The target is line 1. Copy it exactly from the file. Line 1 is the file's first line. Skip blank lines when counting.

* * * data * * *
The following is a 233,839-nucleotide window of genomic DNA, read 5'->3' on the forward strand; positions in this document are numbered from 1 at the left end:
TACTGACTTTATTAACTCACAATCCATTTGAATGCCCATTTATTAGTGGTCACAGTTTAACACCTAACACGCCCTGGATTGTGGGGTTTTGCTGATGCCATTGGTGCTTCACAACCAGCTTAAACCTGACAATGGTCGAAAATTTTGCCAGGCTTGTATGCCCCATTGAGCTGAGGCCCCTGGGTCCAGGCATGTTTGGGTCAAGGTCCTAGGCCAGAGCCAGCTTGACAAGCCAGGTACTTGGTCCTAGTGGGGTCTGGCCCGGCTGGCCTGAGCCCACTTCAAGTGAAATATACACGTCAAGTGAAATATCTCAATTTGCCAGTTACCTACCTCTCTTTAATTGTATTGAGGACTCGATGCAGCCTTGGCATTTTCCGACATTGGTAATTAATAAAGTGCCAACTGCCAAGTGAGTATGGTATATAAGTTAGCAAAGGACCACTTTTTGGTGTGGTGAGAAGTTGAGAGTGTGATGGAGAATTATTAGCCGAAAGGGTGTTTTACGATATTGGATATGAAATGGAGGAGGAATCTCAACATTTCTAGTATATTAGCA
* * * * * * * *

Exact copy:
The following is a 233,839-nucleotide window of genomic DNA, read 5'->3' on the forward strand; positions in this document are numbered from 1 at the left end: